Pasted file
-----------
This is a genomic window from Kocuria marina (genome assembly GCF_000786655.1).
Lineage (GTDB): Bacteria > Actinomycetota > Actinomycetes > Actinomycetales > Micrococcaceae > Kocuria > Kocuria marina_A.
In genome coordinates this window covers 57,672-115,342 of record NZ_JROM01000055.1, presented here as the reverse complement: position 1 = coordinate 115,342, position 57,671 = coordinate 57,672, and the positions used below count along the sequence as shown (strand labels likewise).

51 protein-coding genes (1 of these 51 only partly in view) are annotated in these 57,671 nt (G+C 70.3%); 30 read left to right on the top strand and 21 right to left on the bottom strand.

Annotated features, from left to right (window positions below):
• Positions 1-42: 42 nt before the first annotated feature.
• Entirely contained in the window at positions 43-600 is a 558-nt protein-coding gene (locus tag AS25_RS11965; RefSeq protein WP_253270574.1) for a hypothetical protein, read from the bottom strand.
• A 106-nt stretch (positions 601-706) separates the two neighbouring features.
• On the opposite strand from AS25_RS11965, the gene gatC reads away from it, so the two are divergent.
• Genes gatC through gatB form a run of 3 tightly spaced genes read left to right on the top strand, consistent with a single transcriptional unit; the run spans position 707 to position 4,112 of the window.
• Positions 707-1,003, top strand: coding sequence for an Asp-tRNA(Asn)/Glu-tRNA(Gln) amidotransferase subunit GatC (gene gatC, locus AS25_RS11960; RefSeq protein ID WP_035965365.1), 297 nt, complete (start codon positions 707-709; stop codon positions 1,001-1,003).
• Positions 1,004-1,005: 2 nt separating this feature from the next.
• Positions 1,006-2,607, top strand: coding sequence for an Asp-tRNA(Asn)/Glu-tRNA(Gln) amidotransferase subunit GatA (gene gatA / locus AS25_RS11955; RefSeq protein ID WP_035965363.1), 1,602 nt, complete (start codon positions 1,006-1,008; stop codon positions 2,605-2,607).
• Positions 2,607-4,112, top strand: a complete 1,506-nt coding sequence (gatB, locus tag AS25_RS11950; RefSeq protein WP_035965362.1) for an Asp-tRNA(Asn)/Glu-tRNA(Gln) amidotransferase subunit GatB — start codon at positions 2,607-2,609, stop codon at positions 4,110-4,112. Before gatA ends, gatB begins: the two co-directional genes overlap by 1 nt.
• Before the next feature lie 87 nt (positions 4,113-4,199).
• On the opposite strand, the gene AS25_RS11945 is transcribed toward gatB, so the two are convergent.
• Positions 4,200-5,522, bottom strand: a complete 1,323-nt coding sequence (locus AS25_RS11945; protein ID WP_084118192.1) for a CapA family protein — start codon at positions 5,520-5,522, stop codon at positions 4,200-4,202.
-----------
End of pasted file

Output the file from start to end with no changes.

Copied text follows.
This is a genomic window from Kocuria marina (genome assembly GCF_000786655.1).
Lineage (GTDB): Bacteria > Actinomycetota > Actinomycetes > Actinomycetales > Micrococcaceae > Kocuria > Kocuria marina_A.
In genome coordinates this window covers 57,672-115,342 of record NZ_JROM01000055.1, presented here as the reverse complement: position 1 = coordinate 115,342, position 57,671 = coordinate 57,672, and the positions used below count along the sequence as shown (strand labels likewise).

51 protein-coding genes (1 of these 51 only partly in view) are annotated in these 57,671 nt (G+C 70.3%); 30 read left to right on the top strand and 21 right to left on the bottom strand.

Annotated features, from left to right (window positions below):
• Positions 1-42: 42 nt before the first annotated feature.
• Entirely contained in the window at positions 43-600 is a 558-nt protein-coding gene (locus tag AS25_RS11965; RefSeq protein WP_253270574.1) for a hypothetical protein, read from the bottom strand.
• A 106-nt stretch (positions 601-706) separates the two neighbouring features.
• On the opposite strand from AS25_RS11965, the gene gatC reads away from it, so the two are divergent.
• Genes gatC through gatB form a run of 3 tightly spaced genes read left to right on the top strand, consistent with a single transcriptional unit; the run spans position 707 to position 4,112 of the window.
• Positions 707-1,003, top strand: coding sequence for an Asp-tRNA(Asn)/Glu-tRNA(Gln) amidotransferase subunit GatC (gene gatC, locus AS25_RS11960; RefSeq protein ID WP_035965365.1), 297 nt, complete (start codon positions 707-709; stop codon positions 1,001-1,003).
• Positions 1,004-1,005: 2 nt separating this feature from the next.
• Positions 1,006-2,607, top strand: coding sequence for an Asp-tRNA(Asn)/Glu-tRNA(Gln) amidotransferase subunit GatA (gene gatA / locus AS25_RS11955; RefSeq protein ID WP_035965363.1), 1,602 nt, complete (start codon positions 1,006-1,008; stop codon positions 2,605-2,607).
• Positions 2,607-4,112, top strand: a complete 1,506-nt coding sequence (gatB, locus tag AS25_RS11950; RefSeq protein WP_035965362.1) for an Asp-tRNA(Asn)/Glu-tRNA(Gln) amidotransferase subunit GatB — start codon at positions 2,607-2,609, stop codon at positions 4,110-4,112. Before gatA ends, gatB begins: the two co-directional genes overlap by 1 nt.
• Before the next feature lie 87 nt (positions 4,113-4,199).
• On the opposite strand, the gene AS25_RS11945 is transcribed toward gatB, so the two are convergent.
• Positions 4,200-5,522, bottom strand: a complete 1,323-nt coding sequence (locus AS25_RS11945; protein ID WP_084118192.1) for a CapA family protein — start codon at positions 5,520-5,522, stop codon at positions 4,200-4,202.